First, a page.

keywords = "Children, Cochlear implants, Word learning",
author = "Walker, {Elizabeth A.} and Karla McGregor",
year = "2013",
month = "4",
day = "1",
doi = "10.1044/1092-4388(2012/11-0343)",
language = "English (US)",
volume = "56",
pages = "375--387",
journal = "Journal of Speech, Language, and Hearing Research",
issn = "1092-4388",
publisher = "American Speech-Language-Hearing Association (ASHA)",
number = "2",

}

TY - JOUR

T1 - Word learning processes in children with cochlear implants

AU - Walker, Elizabeth A.

AU - McGregor, Karla

PY - 2013/4/1

Y1 - 2013/4/1

N2 - Purpose: To determine whether 3 aspects of the word learning process-fast mapping, retention, and extension- are problematic for children with cochlear implants (CIs). Method: The authors compared responses of 24 children with CIs, 24 age-matched hearing children, and 23 vocabulary-matched hearing children to a novel object noun training episode. Comprehension and production were measured immediately following training (fast mapping) as well as 1 day later (retention). Extension was measured in terms of the ability of the participants to identify new (untrained) exemplars. Results: Compared with their hearing age-mates, children with CIs performed marginally more poorly on fast mapping as measured by the comprehension probe and more poorly on retention as measured by comprehension and production probes. The age-mates improved over the retention interval, but the children with CIs did not. Most of the children with CIs performed similarly to their age-mates on extension, but 2 children underextended, and 5 children failed to understand the task. Compared with younger vocabulary-matched peers, children with CIs did not differ at fast mapping, retention, or extension. Conclusions: Children with CIs demonstrated deficits in word learning, with retention being especially problematic. Their learning did not differ from that of younger children with similarly sized vocabularies.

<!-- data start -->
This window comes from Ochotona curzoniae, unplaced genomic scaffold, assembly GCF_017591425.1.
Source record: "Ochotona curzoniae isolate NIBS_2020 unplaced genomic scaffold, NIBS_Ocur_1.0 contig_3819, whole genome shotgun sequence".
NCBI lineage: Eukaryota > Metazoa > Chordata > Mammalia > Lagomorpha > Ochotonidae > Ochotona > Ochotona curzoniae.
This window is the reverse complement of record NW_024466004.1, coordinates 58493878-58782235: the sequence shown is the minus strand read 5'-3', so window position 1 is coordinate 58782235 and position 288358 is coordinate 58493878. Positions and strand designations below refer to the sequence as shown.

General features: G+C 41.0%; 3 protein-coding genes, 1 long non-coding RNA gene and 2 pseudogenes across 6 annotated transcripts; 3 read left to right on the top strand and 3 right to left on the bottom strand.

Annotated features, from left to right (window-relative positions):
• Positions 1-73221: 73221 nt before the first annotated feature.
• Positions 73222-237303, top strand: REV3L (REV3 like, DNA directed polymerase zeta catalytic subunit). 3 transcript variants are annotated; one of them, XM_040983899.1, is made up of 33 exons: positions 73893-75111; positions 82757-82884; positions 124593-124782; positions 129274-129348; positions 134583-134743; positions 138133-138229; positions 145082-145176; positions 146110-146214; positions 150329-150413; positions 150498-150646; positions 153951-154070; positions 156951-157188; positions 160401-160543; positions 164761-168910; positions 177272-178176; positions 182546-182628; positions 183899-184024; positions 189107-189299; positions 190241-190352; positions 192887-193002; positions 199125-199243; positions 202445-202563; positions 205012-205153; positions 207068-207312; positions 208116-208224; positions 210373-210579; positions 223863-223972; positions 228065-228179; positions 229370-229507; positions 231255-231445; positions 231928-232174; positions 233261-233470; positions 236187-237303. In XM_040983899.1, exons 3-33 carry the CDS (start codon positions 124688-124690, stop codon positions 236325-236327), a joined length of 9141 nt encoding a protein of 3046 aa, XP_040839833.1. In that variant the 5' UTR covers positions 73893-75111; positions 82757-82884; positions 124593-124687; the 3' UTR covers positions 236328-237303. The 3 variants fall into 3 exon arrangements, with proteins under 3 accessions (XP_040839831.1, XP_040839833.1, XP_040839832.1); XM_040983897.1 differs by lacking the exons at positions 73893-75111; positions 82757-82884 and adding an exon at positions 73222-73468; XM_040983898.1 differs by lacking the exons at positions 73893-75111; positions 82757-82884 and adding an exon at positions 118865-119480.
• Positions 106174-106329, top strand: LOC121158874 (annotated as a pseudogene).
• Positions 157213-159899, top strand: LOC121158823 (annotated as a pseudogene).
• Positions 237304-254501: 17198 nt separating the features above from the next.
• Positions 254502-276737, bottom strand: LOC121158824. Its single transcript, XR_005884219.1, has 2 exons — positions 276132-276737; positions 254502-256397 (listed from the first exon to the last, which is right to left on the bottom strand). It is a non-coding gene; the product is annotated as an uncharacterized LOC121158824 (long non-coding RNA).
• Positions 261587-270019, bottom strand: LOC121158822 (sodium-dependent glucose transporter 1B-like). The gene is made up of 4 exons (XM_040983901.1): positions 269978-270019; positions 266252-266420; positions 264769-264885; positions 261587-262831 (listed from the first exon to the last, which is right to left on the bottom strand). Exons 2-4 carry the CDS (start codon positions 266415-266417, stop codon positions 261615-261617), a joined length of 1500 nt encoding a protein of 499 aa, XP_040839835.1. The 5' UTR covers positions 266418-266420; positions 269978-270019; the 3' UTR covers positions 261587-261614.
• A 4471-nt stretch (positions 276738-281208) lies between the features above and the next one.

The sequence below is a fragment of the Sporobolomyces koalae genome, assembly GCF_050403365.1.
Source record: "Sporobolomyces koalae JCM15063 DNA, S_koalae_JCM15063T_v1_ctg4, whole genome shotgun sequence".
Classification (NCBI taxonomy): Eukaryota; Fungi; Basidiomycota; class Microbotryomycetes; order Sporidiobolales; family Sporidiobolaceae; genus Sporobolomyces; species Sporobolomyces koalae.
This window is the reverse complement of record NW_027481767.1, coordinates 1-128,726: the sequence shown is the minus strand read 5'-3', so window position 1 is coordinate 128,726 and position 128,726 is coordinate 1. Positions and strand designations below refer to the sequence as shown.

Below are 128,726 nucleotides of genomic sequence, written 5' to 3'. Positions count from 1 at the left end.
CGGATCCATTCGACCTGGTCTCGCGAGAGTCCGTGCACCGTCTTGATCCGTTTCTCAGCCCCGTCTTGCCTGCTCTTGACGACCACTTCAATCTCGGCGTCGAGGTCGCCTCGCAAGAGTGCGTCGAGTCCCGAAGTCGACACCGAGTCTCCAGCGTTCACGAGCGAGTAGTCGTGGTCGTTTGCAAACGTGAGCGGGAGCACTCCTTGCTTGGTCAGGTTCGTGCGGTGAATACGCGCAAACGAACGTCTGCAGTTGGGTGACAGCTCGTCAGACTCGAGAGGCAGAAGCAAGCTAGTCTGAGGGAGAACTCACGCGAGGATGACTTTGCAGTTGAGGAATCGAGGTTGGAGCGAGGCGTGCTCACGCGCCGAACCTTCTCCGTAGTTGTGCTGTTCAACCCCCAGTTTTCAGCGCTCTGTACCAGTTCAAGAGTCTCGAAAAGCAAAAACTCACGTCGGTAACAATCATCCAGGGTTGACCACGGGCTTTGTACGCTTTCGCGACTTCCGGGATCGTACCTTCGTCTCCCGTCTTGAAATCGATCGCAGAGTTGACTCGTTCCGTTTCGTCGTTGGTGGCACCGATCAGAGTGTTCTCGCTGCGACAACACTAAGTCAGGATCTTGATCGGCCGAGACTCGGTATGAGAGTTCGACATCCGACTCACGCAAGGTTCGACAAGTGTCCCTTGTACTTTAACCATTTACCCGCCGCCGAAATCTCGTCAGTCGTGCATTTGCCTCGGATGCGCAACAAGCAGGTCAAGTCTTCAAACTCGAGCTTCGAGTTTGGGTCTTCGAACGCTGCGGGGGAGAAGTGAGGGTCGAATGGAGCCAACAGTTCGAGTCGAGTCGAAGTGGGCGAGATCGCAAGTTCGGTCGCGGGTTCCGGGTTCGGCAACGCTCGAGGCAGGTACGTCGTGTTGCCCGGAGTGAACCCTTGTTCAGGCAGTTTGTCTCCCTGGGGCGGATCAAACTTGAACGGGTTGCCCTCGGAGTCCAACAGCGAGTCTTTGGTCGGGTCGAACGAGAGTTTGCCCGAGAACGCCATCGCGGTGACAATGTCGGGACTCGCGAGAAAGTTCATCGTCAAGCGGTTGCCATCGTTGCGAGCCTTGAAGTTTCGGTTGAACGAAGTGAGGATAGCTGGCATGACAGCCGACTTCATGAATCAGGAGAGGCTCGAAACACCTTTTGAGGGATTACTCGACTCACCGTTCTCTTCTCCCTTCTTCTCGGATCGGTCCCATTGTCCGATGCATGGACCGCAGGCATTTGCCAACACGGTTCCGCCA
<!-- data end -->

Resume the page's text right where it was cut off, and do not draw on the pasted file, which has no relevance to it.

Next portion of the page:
AB - Purpose: To determine whether 3 aspects of the word learning process-fast mapping, retention, and extension- are problematic for children with cochlear implants (CIs). Method: The authors compared responses of 24 children with CIs, 24 age-matched hearing children, and 23 vocabulary-matched hearing children to a novel object noun training episode. Comprehension and production were measured immediately following training (fast mapping) as well as 1 day later (retention). Extension was measured in terms of the ability of the participants to identify new (untrained) exemplars. Results: Compared with their hearing age-mates, children with CIs performed marginally more poorly on fast mapping as measured by the comprehension probe and more poorly on retention as measured by comprehension and production probes. The age-mates improved over the retention interval, but the children with CIs did not. Most of the children with CIs performed similarly to their age-mates on extension, but 2 children underextended, and 5 children failed to understand the task. Compared with younger vocabulary-matched peers, children with CIs did not differ at fast mapping, retention, or extension. Conclusions: Children with CIs demonstrated deficits in word learning, with retention being especially problematic. Their learning did not differ from that of younger children with similarly sized vocabularies.

KW - Children

KW - Cochlear implants

KW - Word learning

UR - http://www.scopus.com/inward/record.url?scp=84878097266&partnerID=8YFLogxK

UR - http://www.scopus.com/inward/citedby.url?scp=84878097266&partnerID=8YFLogxK

U2 - 10.1044/1092-4388(2012/11-0343)

DO - 10.1044/1092-4388(2012/11-0343)

M3 - Article

VL - 56

SP - 375

EP - 387

JO - Journal of Speech, Language, and Hearing Research

JF - Journal of Speech, Language, and Hearing Research

SN - 1092-4388

IS - 2

ER -